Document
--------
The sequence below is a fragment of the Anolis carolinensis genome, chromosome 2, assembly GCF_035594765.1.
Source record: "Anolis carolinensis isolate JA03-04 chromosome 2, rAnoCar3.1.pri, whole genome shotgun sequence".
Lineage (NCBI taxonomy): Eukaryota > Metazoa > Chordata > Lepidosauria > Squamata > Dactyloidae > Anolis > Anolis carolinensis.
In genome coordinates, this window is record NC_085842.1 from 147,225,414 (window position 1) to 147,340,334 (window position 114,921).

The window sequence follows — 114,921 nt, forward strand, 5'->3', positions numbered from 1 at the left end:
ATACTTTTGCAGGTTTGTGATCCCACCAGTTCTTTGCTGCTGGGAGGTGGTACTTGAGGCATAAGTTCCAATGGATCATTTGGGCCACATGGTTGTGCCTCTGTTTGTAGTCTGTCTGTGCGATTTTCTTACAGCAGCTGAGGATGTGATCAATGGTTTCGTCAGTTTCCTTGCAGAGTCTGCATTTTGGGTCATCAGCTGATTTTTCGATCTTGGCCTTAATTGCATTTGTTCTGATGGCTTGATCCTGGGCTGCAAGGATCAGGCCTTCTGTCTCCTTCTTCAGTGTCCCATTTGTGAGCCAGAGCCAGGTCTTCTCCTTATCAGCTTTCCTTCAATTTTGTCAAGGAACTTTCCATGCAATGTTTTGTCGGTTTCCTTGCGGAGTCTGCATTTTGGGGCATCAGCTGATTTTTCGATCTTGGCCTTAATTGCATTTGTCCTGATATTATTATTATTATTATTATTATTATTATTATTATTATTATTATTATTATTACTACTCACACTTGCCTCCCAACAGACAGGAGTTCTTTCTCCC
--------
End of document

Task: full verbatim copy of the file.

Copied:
The sequence below is a fragment of the Anolis carolinensis genome, chromosome 2, assembly GCF_035594765.1.
Source record: "Anolis carolinensis isolate JA03-04 chromosome 2, rAnoCar3.1.pri, whole genome shotgun sequence".
Lineage (NCBI taxonomy): Eukaryota > Metazoa > Chordata > Lepidosauria > Squamata > Dactyloidae > Anolis > Anolis carolinensis.
In genome coordinates, this window is record NC_085842.1 from 147,225,414 (window position 1) to 147,340,334 (window position 114,921).

The window sequence follows — 114,921 nt, forward strand, 5'->3', positions numbered from 1 at the left end:
ATACTTTTGCAGGTTTGTGATCCCACCAGTTCTTTGCTGCTGGGAGGTGGTACTTGAGGCATAAGTTCCAATGGATCATTTGGGCCACATGGTTGTGCCTCTGTTTGTAGTCTGTCTGTGCGATTTTCTTACAGCAGCTGAGGATGTGATCAATGGTTTCGTCAGTTTCCTTGCAGAGTCTGCATTTTGGGTCATCAGCTGATTTTTCGATCTTGGCCTTAATTGCATTTGTTCTGATGGCTTGATCCTGGGCTGCAAGGATCAGGCCTTCTGTCTCCTTCTTCAGTGTCCCATTTGTGAGCCAGAGCCAGGTCTTCTCCTTATCAGCTTTCCTTCAATTTTGTCAAGGAACTTTCCATGCAATGTTTTGTCGGTTTCCTTGCGGAGTCTGCATTTTGGGGCATCAGCTGATTTTTCGATCTTGGCCTTAATTGCATTTGTCCTGATATTATTATTATTATTATTATTATTATTATTATTATTATTATTATTATTATTACTACTCACACTTGCCTCCCAACAGACAGGAGTTCTTTCTCCC